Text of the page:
ALDS: White Sox defeat Astros in Game 3 to stay alive


CHICAGO – The first two games of this American League divisional series between the Houston Astros and the Chicago White Sox were decidedly one-sided. The Astros outscored their opponents by a total of 15-5 and came into play on Sunday needing just one more win to advance to their fifth straight AL championship series. The White Sox, winners of a weaker division, seemed outclassed.

Still, White Sox fans filled the guaranteed rate field for Game 3 on Sunday night, their team’s first home game in the playoffs since 2008. They rained boos – and vulgarities – on the Astros, many of whom were part of the 2017 World Series squad who were later revealed to have cheated. The stands were bursting with beer, energy and black jerseys, boosting the morale of their hometown team.

“This place was rocking,” White Sox wide receiver Yasmani Grandal said.

In front of 40,288 people, the White Sox responded this way, producing a 12-6 victory that saved their season and reduced their series deficit to the best of five to two games to one. The odds are still in the Astros’ favor, but the White Sox survived to play another day. Game 4 is Monday afternoon.

The White Sox survived a see-saw nine-end game that lasted nearly four and a half hours. They survived after their starting pitcher only lasted one and two-thirds inning. They survived an Astros offense that was the highest in baseball in the regular season and the second most difficult to eliminate – although it raised eyebrows for some in the White Sox box.

Ryan Tepera, who pitched two perfect innings on Sunday, found it curious that the Astros struck out 16 batting in Game 3 in Chicago after taking out so many combined strikeouts in Games 1 and 2 at Minute Maid Park in Houston.

“They obviously have a reputation for doing sketchy stuff there,” he said. “You could say that’s a bit of a difference. You saw the swings and the hiccups tonight compared to the first two Minute Maid games. “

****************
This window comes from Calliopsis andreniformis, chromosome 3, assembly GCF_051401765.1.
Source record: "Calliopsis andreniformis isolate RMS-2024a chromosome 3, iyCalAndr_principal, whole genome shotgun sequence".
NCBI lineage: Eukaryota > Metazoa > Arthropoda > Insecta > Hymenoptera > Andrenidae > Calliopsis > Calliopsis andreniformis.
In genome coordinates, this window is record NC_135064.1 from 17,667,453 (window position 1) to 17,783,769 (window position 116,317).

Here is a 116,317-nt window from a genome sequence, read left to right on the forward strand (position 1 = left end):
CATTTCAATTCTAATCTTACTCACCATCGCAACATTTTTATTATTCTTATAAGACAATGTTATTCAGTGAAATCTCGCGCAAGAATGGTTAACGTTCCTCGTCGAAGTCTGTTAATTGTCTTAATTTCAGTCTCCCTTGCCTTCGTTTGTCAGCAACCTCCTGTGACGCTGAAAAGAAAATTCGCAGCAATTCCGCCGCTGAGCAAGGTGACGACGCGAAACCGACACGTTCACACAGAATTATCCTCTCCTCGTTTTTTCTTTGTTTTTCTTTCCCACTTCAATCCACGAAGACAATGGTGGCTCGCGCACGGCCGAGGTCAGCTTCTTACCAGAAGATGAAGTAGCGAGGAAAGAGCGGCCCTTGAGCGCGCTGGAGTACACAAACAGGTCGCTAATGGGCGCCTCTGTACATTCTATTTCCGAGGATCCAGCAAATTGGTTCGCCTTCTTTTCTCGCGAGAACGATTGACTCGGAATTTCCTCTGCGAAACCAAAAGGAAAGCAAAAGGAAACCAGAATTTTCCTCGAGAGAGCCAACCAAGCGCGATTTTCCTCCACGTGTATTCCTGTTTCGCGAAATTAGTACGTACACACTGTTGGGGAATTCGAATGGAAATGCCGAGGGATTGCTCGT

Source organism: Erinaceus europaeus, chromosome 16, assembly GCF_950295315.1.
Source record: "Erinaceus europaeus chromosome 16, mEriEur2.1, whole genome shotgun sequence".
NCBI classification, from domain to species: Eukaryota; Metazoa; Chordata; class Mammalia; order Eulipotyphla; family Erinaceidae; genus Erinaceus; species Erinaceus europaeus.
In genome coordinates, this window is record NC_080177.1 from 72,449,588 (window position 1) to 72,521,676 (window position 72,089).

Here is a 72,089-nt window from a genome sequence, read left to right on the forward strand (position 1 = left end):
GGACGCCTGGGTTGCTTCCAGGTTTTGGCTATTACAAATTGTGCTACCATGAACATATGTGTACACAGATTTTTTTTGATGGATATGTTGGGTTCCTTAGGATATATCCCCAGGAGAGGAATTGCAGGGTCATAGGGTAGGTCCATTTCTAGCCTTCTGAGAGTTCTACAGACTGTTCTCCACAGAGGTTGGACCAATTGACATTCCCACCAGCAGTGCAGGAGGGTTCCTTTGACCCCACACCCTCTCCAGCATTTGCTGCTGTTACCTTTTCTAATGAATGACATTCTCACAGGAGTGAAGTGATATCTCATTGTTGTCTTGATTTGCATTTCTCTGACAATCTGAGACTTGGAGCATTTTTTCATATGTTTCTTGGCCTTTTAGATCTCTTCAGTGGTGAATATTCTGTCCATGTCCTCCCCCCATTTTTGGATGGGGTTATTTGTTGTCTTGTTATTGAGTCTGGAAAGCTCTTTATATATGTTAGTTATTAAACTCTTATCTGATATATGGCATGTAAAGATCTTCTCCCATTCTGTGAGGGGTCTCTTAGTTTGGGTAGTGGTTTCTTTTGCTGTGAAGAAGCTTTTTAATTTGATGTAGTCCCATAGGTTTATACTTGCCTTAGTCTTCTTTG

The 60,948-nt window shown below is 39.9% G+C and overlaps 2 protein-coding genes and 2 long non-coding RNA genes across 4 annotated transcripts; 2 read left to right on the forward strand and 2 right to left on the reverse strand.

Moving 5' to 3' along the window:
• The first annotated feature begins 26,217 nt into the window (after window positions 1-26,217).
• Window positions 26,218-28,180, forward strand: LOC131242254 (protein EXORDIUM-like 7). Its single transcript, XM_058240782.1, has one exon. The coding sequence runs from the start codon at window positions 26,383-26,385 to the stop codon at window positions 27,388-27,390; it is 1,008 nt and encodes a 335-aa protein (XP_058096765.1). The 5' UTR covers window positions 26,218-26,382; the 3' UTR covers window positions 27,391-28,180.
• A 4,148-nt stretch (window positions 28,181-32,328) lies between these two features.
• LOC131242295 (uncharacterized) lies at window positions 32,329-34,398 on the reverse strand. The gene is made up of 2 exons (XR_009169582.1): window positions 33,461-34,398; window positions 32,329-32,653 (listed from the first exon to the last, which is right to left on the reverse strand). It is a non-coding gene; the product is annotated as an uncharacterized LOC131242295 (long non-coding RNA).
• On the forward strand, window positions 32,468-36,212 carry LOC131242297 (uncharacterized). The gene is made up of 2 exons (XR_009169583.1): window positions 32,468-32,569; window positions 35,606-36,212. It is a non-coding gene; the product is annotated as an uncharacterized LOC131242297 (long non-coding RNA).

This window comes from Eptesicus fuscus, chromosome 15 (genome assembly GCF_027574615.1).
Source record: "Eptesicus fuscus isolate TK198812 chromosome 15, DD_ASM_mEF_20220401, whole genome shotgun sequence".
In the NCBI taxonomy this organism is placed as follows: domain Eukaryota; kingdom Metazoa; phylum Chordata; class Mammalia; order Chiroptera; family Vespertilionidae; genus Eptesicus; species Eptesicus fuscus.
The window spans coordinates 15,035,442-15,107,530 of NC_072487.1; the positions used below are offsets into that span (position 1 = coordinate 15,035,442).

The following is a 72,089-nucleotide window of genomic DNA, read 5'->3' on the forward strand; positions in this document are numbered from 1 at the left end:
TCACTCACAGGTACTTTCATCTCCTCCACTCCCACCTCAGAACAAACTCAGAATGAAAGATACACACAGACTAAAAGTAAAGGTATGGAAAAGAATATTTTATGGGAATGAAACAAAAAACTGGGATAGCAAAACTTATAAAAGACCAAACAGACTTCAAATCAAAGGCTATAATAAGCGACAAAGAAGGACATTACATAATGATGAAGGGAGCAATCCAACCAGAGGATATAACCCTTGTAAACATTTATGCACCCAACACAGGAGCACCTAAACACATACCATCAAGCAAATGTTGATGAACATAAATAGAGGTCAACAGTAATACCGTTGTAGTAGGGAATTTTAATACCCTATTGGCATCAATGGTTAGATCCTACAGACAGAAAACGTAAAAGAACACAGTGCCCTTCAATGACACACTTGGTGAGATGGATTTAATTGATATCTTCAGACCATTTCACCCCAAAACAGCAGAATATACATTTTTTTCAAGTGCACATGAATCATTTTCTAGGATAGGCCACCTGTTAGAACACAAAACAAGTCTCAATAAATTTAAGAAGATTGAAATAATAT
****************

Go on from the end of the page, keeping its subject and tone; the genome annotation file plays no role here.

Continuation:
The White Sox, however, were also different on Sunday, and the game turned in the third and fourth innings. In the third, Astros right fielder Kyle Tucker crushed a two-run homerun over Michael Kopech for a 5-1 lead. Kopech came in to replace White Sox starter Dylan Cease, who left early after allowing three points.

But energized by a noisy stadium, the White Sox started their rally. Grandal beat a two-run homerun against Astros starter Luis Garcia to reduce their deficit to 5-3.

Garcia pulled out another but then gave up two singles. Astros manager Dusty Baker opted to leave him in the game, but after Garcia fell behind in the scoring, 2-0, to White Sox outfielder Leury Garcia, Baker made the unusual decision to pull him out. during a strike at the bat. Baker said he didn’t turn to Yimi Garcia earlier because the reliever needed time to warm up.

Put in a tough spot, Yimi Garcia ceded a three-run homerun to Leury Garcia who gave the White Sox a 6-5 lead and sent the crowd into a frenzy.

Even after the Astros tied the score with a single by third baseman Alex Bregman in the top of the fourth, the White Sox fought back late in the inning. First baseman Jose Abreu’s single gave his team a 7-6 lead. Then the lead was increased to 8-6 on a curious play.

After Zack Greinke, who was only making his second relief appearance since 2008, got Grandal to cut a ball off the line, Astros first baseman Yuli Gurriel lined him up and shot home. But Grandal, instead of running on the dirt from the first baseline, ran further inside on the grass. Gurriel’s throw hit Grandal’s left arm and ricocheted past Astros wide receiver Martin Maldonado, allowing White Sox center fielder Luis Robert to glide safely.

White Sox manager Tony La Russa said Grandal simply ran from the corner where he left home plate on first base and did not intentionally interfere. Baker disagreed but called it Grandal’s smart play.

“I wish I could tell you it was a one-on-one game,” said Grandal. “I just saw the replay. I had no idea I was running this far inside the line.

In the end, it didn’t matter. Next hitter Eloy Jimenez added another run with a single from Greinke, the 2009 AL Cy Young award winner, whose performance and gimmicks regressed dramatically. And later, the White Sox made several more runs. Although the pace of the match slowed down at the start, the stands remained full and noisy throughout the ninth.

“I can’t tell you the impression that made on our ball club, that the fans stayed until the end,” La Russa said. “It was amazing for four and a half hours.”


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